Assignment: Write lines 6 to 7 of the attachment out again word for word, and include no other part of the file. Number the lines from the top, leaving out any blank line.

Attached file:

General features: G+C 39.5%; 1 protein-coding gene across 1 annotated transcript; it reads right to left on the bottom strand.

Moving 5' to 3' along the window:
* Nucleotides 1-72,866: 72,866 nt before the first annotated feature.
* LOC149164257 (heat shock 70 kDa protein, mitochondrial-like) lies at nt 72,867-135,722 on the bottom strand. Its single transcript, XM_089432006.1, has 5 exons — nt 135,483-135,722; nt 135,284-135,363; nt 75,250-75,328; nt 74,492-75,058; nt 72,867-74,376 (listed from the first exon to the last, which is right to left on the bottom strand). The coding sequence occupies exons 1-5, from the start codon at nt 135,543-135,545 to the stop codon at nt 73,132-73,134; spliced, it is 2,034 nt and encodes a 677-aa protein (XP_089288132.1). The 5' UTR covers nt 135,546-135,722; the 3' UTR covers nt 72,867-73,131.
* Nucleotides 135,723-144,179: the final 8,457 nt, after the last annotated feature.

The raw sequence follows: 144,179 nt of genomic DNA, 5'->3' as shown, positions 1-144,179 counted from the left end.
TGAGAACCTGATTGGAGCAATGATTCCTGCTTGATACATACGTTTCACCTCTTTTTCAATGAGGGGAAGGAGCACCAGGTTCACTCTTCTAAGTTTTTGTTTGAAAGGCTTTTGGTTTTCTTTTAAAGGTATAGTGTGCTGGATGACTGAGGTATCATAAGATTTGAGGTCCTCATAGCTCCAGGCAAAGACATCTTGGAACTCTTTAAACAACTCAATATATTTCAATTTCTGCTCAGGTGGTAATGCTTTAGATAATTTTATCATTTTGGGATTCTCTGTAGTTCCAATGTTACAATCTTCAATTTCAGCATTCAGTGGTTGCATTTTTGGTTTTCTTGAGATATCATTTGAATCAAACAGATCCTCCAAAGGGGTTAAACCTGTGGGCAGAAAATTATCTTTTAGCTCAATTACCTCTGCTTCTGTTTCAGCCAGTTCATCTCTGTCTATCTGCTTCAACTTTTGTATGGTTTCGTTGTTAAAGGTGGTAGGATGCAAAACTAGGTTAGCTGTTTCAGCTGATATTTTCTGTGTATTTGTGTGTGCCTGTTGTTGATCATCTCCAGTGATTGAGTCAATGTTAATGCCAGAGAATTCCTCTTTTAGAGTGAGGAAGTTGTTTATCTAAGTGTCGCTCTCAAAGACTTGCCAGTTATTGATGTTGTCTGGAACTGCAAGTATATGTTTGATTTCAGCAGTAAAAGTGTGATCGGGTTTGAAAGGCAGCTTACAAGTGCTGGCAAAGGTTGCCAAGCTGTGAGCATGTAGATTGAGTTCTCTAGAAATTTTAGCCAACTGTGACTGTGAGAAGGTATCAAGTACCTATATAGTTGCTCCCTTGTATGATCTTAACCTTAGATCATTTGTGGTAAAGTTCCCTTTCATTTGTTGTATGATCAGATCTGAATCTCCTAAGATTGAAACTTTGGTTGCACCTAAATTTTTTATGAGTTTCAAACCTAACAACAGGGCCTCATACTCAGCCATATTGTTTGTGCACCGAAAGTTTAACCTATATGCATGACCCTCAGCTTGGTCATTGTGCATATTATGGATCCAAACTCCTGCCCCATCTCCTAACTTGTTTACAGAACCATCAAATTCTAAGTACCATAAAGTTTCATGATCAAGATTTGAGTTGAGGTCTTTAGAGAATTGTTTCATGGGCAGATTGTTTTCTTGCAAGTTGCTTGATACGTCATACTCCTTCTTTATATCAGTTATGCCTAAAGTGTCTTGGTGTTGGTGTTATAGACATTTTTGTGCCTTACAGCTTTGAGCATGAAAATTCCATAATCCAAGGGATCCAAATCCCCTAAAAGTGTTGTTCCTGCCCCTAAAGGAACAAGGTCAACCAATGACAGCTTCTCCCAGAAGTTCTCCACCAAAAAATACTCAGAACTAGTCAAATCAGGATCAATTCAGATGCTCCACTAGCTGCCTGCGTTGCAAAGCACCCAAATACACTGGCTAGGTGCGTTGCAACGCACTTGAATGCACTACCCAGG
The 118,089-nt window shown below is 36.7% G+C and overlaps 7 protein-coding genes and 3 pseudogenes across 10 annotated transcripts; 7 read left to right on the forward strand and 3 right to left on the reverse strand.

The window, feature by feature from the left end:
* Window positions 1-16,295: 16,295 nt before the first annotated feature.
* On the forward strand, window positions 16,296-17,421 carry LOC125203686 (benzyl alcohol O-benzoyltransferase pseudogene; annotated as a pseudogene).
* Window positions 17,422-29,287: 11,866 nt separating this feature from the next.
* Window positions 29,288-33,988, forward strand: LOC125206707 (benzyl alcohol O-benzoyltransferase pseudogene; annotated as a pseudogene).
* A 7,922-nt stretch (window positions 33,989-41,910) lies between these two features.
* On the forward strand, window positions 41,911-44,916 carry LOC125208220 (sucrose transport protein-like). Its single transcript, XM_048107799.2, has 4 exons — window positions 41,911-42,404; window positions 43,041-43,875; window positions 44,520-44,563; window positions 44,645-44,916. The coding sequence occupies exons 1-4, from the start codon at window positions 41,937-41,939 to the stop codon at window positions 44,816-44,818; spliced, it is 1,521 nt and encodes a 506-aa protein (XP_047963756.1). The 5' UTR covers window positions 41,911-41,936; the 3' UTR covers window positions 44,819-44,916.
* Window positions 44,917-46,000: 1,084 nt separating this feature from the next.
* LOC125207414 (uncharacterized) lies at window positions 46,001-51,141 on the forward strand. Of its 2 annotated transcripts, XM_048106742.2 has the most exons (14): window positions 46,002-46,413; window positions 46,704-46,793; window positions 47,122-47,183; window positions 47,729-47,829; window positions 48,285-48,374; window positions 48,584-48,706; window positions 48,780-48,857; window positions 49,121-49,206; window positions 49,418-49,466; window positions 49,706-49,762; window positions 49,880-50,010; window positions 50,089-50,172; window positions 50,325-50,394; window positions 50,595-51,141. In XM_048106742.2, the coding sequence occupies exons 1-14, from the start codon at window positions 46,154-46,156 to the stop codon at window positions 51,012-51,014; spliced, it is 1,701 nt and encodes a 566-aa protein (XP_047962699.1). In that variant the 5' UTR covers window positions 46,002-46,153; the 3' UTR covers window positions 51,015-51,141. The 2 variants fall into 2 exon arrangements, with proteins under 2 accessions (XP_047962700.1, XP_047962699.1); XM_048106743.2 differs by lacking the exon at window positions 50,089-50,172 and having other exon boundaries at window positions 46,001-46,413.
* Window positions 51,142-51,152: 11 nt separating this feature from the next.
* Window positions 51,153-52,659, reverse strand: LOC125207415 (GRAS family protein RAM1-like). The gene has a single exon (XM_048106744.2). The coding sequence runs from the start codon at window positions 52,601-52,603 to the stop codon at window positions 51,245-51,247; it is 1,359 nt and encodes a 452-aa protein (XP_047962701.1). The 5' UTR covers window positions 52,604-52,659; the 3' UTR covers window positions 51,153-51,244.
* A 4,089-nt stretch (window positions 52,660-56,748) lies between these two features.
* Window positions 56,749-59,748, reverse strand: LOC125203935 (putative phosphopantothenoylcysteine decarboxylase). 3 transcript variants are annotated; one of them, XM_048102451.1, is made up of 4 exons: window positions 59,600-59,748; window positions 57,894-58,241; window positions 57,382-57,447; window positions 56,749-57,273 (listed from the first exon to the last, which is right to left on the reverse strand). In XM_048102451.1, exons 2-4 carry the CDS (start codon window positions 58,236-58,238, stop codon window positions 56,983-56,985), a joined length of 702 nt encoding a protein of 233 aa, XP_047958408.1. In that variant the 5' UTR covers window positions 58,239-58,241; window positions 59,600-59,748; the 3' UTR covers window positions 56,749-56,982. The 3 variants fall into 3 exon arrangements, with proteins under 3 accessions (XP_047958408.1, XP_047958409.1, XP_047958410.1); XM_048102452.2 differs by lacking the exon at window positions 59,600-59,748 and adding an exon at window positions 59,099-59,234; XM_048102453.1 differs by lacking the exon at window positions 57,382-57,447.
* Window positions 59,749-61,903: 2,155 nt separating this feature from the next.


The raw sequence follows: 144,179 nt of genomic DNA, 5'->3' as shown, positions 1-144,179 counted from the left end.
TGAGAACCTGATTGGAGCAATGATTCCTGCTTGATACATACGTTTCACCTCTTTTTCAATGAGGGGAAGGAGCACCAGGTTCACTCTTCTAAGTTTTTGTTTGAAAGGCTTTTGGTTTTCTTTTAAAGGTATAGTGTGCTGGATGACTGAGGTATCATAAGATTTGAGGTCCTCATAGCTCCAGGCAAAGACATCTTGGAACTCTTTAAACAACTCAATATATTTCAATTTCTGCTCAGGTGGTAATGCTTTAGATAATTTTATCATTTTGGGATTCTCTGTAGTTCCAATGTTACAATCTTCAATTTCAGCATTCAGTGGTTGCATTTTTGGTTTTCTTGAGATATCATTTGAATCAAACAGATCCTCCAAAGGGGTTAAACCTGTGGGCAGAAAATTATCTTTTAGCTCAATTACCTCTGCTTCTGTTTCAGCCAGTTCATCTCTGTCTATCTGCTTCAACTTTTGTATGGTTTCGTTGTTAAAGGTGGTAGGATGCAAAACTAGGTTAGCTGTTTCAGCTGATATTTTCTGTGTATTTGTGTGTGCCTGTTGTTGATCATCTCCAGTGATTGAGTCAATGTTAATGCCAGAGAATTCCTCTTTTAGAGTGAGGAAGTTGTTTATCTAAGTGTCGCTCTCAAAGACTTGCCAGTTATTGATGTTGTCTGGAACTGCAAGTATATGTTTGATTTCAGCAGTAAAAGTGTGATCGGGTTTGAAAGGCAGCTTACAAGTGCTGGCAAAGGTTGCCAAGCTGTGAGCATGTAGATTGAGTTCTCTAGAAATTTTAGCCAACTGTGACTGTGAGAAGGTATCAAGTACCTATATAGTTGCTCCCTTGTATGATCTTAACCTTAGATCATTTGTGGTAAAGTTCCCTTTCATTTGTTGTATGATCAGATCTGAATCTCCTAAGATTGAAACTTTGGTTGCACCTAAATTTTTTATGAGTTTCAAACCTAACAACAGGGCCTCATACTCAGCCATATTGTTTGTGCACCGAAAGTTTAACCTATATGCATGACCCTCAGCTTGGTCATTGTGCATATTATGGATCCAAACTCCTGCCCCATCTCCTAACTTGTTTACAGAACCATCAAATTCTAAGTACCATAAAGTTTCATGATCAAGATTTGAGTTGAGGTCTTTAGAGAATTGTTTCATGGGCAGATTGTTTTCTTGCAAGTTGCTTGATACGTCATACTCCTTCTTTATATCAGTTATGCCTAAAGTGTCTTGGTGTTGGTGTTATAGACATTTTTGTGCCTTACAGCTTTGAGCATGAAAATTCCATAATCCAAGGGATCCAAATCCCCTAAAAGTGTTGTTCCTGCCCCTAAAGGAACAAGGTCAACCAATGACAGCTTCTCCCAGAAGTTCTCCACCAAAAAATACTCAGAACTAGTCAAATCAGGATCAATTCAGATGCTCCACTAGCTGCCTGCGTTGCAAAGCACCCAAATACACTGGCTAGGTGCGTTGCAACGCACTTGAATGCACTACCCAGG